#70. TomboyX makes underwear and other essential products for everyone, regardless of gender, size, geography or economic status. We talk with Fran Dunaway, who founded the company with her partner Naomi after struggling to find a brand that spoke to their aesthetic and values. The Loose Threads Podcast features in-depth discussions with leaders across the rapidly changing consumer economy.

Check out the full transcript below.

Richie: [00:00:07] Welcome to the 70th episode of the Loose Threads Podcast, a show about the rapidly changing consumer economy. You might notice we have new music, 70 episodes in, and it’s the work of my good friend Lucas Brahme, who composed something new just for the show. I hope you and your ears enjoy it. This episode is brought to you by Loose Threads Membership, which gives you actionable analysis, insights and events that drive growth, and Loose Threads Espresso, your energizing and high-pressure filter for consumer news—in context. We also have a newsletter that features the latest open letters to CEOs, podcasts with industry leaders and news from Loose Threads. Check it all out at LooseThreads.com.

Richie: [00:00:48] Joining me today is friend Fran Dunaway, a co-founder of TomboyX, a company making underwear and other essential products for everyone. Fran founded the company, along with her partner Naomi, after struggling to find a brand that spoke to their aesthetic and values.

Fran: [00:01:02] There’s so much divisiveness and negativity in the world that we want to be a brand that wasn’t about trying to show you how to be cool but, rather, celebrates how cool you already are.

Richie: [00:01:16] The company, today, exists entirely outside of the bubble of fashion and consumer products which is exactly why it works. TomboyX is an important evolution for a brand that is not just about gender, size, geography or economic status. Instead, it’s about giving individuals the tools they need to be themselves. Here’s my talk with Fran Dunaway.

Richie: [00:01:42] So why don’t we start. Just talk a bit about your background and we can work our way up to TomboyX existing.

Fran: [00:01:49] I call myself an accidental entrepreneur because I was perfectly happy in my career—[it was] lucrative, [I] had vacations, time off, a lot of perks [but] got frustrated with the lack of shirting options. So I started this company out of a one-car garage. But, even further back, I actually worked full time through my master’s degree as a Group Home administrator and then was in human services for about 13 years and then sold everything and went to film school and became a video producer and activist. At the same time, I was working in a lot of human rights activism and so I merged or married the two and got involved in politics and produced political ads for Democrats nationwide and that was what I was doing. I was a partner [at] a media strategies firm, really loved it, and this was just a side thing that happened in the garage. I remember, to the day, Naomi saying, “Well how hard can it be to start a clothing line?” And so off we went.

Richie: [00:02:57] And so it came out of a personal need. How did you start? What did it look like? Was there a goal at that point? What was the beginning like?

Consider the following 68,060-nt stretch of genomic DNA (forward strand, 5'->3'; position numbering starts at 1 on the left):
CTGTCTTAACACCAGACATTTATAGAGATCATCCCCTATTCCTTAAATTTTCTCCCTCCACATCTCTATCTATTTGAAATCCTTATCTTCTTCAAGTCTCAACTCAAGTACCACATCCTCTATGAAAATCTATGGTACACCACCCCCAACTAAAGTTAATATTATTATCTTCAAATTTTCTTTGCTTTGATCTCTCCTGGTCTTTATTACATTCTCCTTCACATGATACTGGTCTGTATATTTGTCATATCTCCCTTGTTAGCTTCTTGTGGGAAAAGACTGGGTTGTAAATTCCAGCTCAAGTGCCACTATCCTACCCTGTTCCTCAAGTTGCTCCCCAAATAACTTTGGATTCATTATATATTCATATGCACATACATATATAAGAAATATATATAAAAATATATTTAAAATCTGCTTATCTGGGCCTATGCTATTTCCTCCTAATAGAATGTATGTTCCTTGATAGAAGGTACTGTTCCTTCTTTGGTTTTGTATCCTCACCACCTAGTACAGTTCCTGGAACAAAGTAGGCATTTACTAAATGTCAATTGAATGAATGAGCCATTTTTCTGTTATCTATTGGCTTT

Fran: [00:03:04] I wanted a cool shirt. I wanted a beautiful button-up shirt like you can find in menswear with the fine fabric. Like a Robert Graham or a Ben Sherman. That type of button-up shirt with some fun details underneath the color, underneath the cuffs, that expressed who I am. Just couldn’t find that in women’s shirting and so we designed this beautiful shirt. We worked with a friend of ours who is a designer and came up with this great shirt. We had a hidden button to keep it from gaping open. And we thought, “Well, there’s a market for this. There will be other people that will buy this so let’s try it via a Kickstarter campaign. Let’s get everything into production and, worst case scenario, we get some great shirts.” So we actually had two colorways of the shirt and then we had two polos and a knit blazer. So that’s what we put into production in April of 2013. We ran a Kickstarter campaign. We picked the name Tomboy because we thought it was cute. We thought it was just a fun name. Naomi and I both identified as tomboys as kids and that was just the name we chose.

Fran: [00:04:11] About a week into the Kickstarter campaign, we recognized that we had an instant brand because the name was resonating with girls and women across the world. We were hearing from people [who] were so excited that there was, finally, a brand for them. And one thing that we also noticed is that they all looked different on the outside but they identified with this independent, strong woman that was out forging her own path and we knew that that was powerful. I think, because of our background in politics, we both were able to recognize, “Okay, this is palpable. This is something that could be really big but what is it and how do we put a voice to it?” Neither of us had any background in that kind of marketing. I was in advertising, but not in messaging, as far as retail.

Fran: [00:05:01] So that became our next focus. How do we find someone to give this brand a voice? So we had a successful Kickstarter campaign. We raised $76,000 dollars in 30 days, put our stuff into production in Seattle, and then we thought, “Oh, let’s get some blanks and put our logo on it and start selling it and that’s a nice way to start generating revenue.” So we did that in April of 2013. Then we just started selling stuff online—hats and belts and shoes. We had people [who] were drop shipping for us. It was great. Business was fine. It wasn’t a huge hockey stick but we were definitely having revenue increases. Our stuff came out of production that August and we start selling those.